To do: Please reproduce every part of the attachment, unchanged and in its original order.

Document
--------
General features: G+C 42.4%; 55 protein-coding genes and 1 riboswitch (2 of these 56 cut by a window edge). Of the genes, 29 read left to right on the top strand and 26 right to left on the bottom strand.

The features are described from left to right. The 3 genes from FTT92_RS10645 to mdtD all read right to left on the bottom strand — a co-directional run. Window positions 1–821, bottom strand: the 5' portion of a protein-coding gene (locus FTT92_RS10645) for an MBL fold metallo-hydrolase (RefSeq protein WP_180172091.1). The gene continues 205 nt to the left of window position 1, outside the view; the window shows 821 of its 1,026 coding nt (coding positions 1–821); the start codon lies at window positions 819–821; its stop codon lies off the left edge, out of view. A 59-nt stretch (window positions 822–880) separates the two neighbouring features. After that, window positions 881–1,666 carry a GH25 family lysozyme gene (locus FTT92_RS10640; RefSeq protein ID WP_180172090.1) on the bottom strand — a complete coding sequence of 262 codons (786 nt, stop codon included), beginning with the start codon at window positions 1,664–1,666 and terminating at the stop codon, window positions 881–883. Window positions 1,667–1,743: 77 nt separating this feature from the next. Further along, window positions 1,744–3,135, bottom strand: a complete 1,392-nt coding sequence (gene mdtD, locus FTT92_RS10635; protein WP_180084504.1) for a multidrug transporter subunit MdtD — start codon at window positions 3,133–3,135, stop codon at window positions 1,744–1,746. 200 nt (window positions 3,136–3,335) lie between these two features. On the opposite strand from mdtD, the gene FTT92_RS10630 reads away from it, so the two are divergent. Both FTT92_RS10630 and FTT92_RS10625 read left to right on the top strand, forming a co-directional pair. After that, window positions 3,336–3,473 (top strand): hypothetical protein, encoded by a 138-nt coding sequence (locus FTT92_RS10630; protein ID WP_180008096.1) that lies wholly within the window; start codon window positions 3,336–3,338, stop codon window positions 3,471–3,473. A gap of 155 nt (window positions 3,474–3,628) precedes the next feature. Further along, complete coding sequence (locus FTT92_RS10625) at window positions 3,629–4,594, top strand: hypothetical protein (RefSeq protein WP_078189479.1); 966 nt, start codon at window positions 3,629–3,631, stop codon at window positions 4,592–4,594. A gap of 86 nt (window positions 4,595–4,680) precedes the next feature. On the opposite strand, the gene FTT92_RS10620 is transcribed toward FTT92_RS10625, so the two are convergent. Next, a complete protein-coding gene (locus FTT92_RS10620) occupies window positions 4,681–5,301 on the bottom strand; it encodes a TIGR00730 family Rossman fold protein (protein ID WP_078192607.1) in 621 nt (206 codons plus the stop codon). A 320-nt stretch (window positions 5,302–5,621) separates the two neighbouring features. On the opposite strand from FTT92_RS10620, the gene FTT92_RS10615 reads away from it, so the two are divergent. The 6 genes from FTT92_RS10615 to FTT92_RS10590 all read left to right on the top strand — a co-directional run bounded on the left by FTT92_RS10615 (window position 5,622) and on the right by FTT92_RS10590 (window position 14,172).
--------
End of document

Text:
General features: G+C 42.4%; 55 protein-coding genes and 1 riboswitch (2 of these 56 cut by a window edge). Of the genes, 29 read left to right on the top strand and 26 right to left on the bottom strand.

The features are described from left to right. The 3 genes from FTT92_RS10645 to mdtD all read right to left on the bottom strand — a co-directional run. Window positions 1–821, bottom strand: the 5' portion of a protein-coding gene (locus FTT92_RS10645) for an MBL fold metallo-hydrolase (RefSeq protein WP_180172091.1). The gene continues 205 nt to the left of window position 1, outside the view; the window shows 821 of its 1,026 coding nt (coding positions 1–821); the start codon lies at window positions 819–821; its stop codon lies off the left edge, out of view. A 59-nt stretch (window positions 822–880) separates the two neighbouring features. After that, window positions 881–1,666 carry a GH25 family lysozyme gene (locus FTT92_RS10640; RefSeq protein ID WP_180172090.1) on the bottom strand — a complete coding sequence of 262 codons (786 nt, stop codon included), beginning with the start codon at window positions 1,664–1,666 and terminating at the stop codon, window positions 881–883. Window positions 1,667–1,743: 77 nt separating this feature from the next. Further along, window positions 1,744–3,135, bottom strand: a complete 1,392-nt coding sequence (gene mdtD, locus FTT92_RS10635; protein WP_180084504.1) for a multidrug transporter subunit MdtD — start codon at window positions 3,133–3,135, stop codon at window positions 1,744–1,746. 200 nt (window positions 3,136–3,335) lie between these two features. On the opposite strand from mdtD, the gene FTT92_RS10630 reads away from it, so the two are divergent. Both FTT92_RS10630 and FTT92_RS10625 read left to right on the top strand, forming a co-directional pair. After that, window positions 3,336–3,473 (top strand): hypothetical protein, encoded by a 138-nt coding sequence (locus FTT92_RS10630; protein ID WP_180008096.1) that lies wholly within the window; start codon window positions 3,336–3,338, stop codon window positions 3,471–3,473. A gap of 155 nt (window positions 3,474–3,628) precedes the next feature. Further along, complete coding sequence (locus FTT92_RS10625) at window positions 3,629–4,594, top strand: hypothetical protein (RefSeq protein WP_078189479.1); 966 nt, start codon at window positions 3,629–3,631, stop codon at window positions 4,592–4,594. A gap of 86 nt (window positions 4,595–4,680) precedes the next feature. On the opposite strand, the gene FTT92_RS10620 is transcribed toward FTT92_RS10625, so the two are convergent. Next, a complete protein-coding gene (locus FTT92_RS10620) occupies window positions 4,681–5,301 on the bottom strand; it encodes a TIGR00730 family Rossman fold protein (protein ID WP_078192607.1) in 621 nt (206 codons plus the stop codon). A 320-nt stretch (window positions 5,302–5,621) separates the two neighbouring features. On the opposite strand from FTT92_RS10620, the gene FTT92_RS10615 reads away from it, so the two are divergent. The 6 genes from FTT92_RS10615 to FTT92_RS10590 all read left to right on the top strand — a co-directional run bounded on the left by FTT92_RS10615 (window position 5,622) and on the right by FTT92_RS10590 (window position 14,172).